But when Mobsters and Mormons (2004) premiered at the flagship theater in Provo, in the Riverwoods, the number one movie at the theater that weekend wasn’t Mobsters and Mormons. It was The Exorcism of Emily Rose. So it’s just kind of funny that on the one hand they [say], we want this. And then, um, then they would, you know, and then, of course, they would wait, you know, well, we’re not going to go see it in the theater. We’ll wait till it comes to the dollar theater.
And Singles Ward made a quarter of a million dollars at the dollar theaters in Utah alone. Yeah. Either a quarter of a million or $500,000. I think a quarter million. So now let’s take away, you know, 50 cent matinees, right? And whatever they would do. I mean, if you had 250,000 members of the church that went and spent $10 for a ticket versus exactly a dollar or less for a ticket. And at the libraries there was a waiting list to check it out. So it was humorous that there was a waiting list to get these movies, but we’re not gonna go spend our money.
You know, that was always humorous. And then of course, then, you know, the people would complain about the production quality. Well, you know, you’re making these movies for a few hundred thousand dollars. You’re not making them for, you know, 2 million. You’re not making them for 20 million or whatever the case may be. And of course, that’s what it always came down to…We know these movies are only going to make so much money, so we can only make them for so much money. We can only do so much. Now, now where it’s at, and of course, it was a very different time for us because there were two places you watched movies, you watched them in the theater and you watched them on video, or you watched them on DVD. There was no internet, there was no streaming, there was no, um, YouTube or whatever the case may be. Not even Hollywood theaters are what they used to be. I never thought we’d live to see that day. So now you don’t have to spend the money for a theatrical release. You don’t have to put all that effort into commercials on television and newspapers where, you know, You can just get people to see what you’re trying to do, you know, online and have it, have it, you know, be that way.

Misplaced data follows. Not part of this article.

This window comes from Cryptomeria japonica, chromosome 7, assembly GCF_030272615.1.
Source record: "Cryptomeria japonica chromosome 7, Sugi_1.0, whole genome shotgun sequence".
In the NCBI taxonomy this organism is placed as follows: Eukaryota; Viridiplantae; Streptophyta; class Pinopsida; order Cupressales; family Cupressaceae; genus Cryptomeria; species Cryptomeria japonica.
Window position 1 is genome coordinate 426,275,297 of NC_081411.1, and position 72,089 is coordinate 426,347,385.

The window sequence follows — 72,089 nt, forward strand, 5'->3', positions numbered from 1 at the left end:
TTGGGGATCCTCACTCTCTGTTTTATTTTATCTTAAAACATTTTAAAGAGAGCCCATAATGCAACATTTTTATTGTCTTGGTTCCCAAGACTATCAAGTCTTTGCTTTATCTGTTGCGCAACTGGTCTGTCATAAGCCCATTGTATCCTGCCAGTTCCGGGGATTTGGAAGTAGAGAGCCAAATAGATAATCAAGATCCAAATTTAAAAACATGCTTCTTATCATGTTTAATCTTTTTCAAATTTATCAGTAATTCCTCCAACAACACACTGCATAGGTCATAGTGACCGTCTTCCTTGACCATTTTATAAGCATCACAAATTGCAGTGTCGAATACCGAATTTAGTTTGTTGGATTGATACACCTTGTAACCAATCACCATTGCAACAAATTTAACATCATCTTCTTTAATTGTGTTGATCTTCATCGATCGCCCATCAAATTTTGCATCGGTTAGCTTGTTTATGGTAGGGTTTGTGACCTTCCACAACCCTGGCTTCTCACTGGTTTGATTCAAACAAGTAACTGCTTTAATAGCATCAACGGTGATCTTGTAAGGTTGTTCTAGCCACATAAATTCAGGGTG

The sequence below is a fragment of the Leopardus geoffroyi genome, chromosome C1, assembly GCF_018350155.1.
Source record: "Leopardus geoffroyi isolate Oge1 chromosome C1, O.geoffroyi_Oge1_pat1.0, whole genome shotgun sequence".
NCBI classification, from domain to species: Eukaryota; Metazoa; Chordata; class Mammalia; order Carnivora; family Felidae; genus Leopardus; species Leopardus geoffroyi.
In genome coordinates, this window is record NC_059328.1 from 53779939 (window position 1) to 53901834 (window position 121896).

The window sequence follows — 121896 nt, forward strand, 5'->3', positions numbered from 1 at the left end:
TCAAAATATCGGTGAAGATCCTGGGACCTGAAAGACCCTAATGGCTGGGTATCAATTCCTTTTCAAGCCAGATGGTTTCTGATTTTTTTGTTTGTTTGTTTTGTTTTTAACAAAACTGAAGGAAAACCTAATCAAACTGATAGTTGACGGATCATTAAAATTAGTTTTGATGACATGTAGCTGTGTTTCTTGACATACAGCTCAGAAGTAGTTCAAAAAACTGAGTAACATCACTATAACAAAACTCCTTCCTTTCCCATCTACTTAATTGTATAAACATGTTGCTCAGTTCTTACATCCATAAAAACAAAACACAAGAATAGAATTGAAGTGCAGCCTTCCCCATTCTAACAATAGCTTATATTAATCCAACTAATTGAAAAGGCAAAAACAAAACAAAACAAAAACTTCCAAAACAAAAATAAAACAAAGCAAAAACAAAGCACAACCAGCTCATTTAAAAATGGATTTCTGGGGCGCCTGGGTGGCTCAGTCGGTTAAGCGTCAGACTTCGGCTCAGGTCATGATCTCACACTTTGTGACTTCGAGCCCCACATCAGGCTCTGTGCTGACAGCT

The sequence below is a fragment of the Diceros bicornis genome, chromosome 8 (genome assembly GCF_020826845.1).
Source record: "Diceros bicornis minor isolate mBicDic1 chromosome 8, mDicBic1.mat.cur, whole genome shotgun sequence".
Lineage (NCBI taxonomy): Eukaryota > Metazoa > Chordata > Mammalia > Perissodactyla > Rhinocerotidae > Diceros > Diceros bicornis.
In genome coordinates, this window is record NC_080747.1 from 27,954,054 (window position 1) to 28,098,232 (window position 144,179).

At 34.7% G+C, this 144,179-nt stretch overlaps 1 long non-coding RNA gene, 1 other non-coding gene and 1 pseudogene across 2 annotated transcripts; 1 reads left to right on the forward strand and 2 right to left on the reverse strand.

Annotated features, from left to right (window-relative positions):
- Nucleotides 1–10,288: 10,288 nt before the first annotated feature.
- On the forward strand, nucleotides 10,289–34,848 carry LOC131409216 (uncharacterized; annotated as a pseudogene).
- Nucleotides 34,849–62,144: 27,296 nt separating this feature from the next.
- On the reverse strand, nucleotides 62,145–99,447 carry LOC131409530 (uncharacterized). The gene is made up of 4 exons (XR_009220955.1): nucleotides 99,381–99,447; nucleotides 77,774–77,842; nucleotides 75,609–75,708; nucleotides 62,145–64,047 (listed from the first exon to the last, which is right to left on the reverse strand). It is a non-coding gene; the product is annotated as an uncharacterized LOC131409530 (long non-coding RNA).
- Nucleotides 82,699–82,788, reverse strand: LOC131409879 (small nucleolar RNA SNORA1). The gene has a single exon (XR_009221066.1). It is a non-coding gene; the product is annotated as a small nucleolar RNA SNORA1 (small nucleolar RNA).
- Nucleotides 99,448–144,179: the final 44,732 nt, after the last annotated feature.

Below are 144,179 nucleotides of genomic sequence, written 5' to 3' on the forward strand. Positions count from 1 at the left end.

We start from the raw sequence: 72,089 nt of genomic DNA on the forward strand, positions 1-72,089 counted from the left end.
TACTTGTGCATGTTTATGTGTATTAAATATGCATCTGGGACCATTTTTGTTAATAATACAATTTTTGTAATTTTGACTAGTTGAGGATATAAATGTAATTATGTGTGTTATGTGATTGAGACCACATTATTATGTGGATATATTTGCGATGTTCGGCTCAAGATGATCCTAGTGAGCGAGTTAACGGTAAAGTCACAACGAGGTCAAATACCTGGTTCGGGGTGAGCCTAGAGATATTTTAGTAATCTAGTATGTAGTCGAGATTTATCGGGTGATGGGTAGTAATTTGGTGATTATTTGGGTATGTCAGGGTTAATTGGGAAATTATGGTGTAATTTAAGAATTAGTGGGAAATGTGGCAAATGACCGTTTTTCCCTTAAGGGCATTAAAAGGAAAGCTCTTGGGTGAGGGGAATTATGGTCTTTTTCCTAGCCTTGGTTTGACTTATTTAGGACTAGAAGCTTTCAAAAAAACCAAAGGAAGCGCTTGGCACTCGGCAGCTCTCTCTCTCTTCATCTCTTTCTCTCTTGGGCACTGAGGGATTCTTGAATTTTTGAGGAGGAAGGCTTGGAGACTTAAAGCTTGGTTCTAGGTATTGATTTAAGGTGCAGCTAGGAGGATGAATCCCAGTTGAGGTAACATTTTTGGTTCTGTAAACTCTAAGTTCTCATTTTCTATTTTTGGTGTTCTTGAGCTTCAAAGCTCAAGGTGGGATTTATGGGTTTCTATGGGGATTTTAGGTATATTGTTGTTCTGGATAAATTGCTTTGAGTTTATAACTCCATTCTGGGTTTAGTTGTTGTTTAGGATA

…So the opportunity to be seen has significantly increased. Now, whether or not, you know, there are people that are still plugging away at [making LDS faith-based movies]. I’m sure there are. I just, you know, it’s not showing up anywhere [that I’ve seen].
RICHARD DUTCHER’S TAKE:
Richard Dutcher, who remains a film guy’s film guy, characterizes the lack of Mormons seeing film as art not only as a Mormon problem. “It’s an American problem.”
To Daryn’s point, I’d like to ask, [if LDS cinema still exists in the way it did twenty years ago and has simply evolved], ‘Show me a movie from the Mormon community that delves deeply into faith and I’d be happy to agree [with him]. But I haven’t seen it.’
Further, he said:
I’d been so desperately wanting, you know, so desperately wanting to spend my life making films that mean something you know, films that dive deep into my singular obsessions: God and movies. Those are my obsessions. And that’s all I want to do. Honestly, you know, it’s like, that’s all I want to do. And I would be in heaven to spend the rest of my life just making movie after movie just digging deeper, you know, reaching higher, and the Mormon audience steadily, just wants to have a chuckle and a nice, warm, fuzzy and that’s something that I don’t want to and never did want to promote.
Don Marshall was a BYU professor who ran International Cinema for BYU for decades. A great cinema lover. And you know, he really got it. He got what was going on. But he was talking about his frustration and talking with BYU students over the years. You know, how frustrated he would get just trying to introduce [classic, artistic film directors of the past] to his students. And his frustration was how they think. It’s a big obstacle and it’s a wider problem than just in Mormonism. It’s an American problem. He found it so frustrating that people could not conceive, it never entered their mind to see film as anything other than entertainment. And he told me one time about a particular experience he had. I can’t remember which film he was showing. But the girl came up afterwards and he was saying, ‘Well, what did you think of this one?’ And she, a BYU student, said, ‘Well, it was kind of funny…’ And then it clicked for him. At that point, it was like, That’s all she could conceive of a film––that its only value was whether it was funny or not.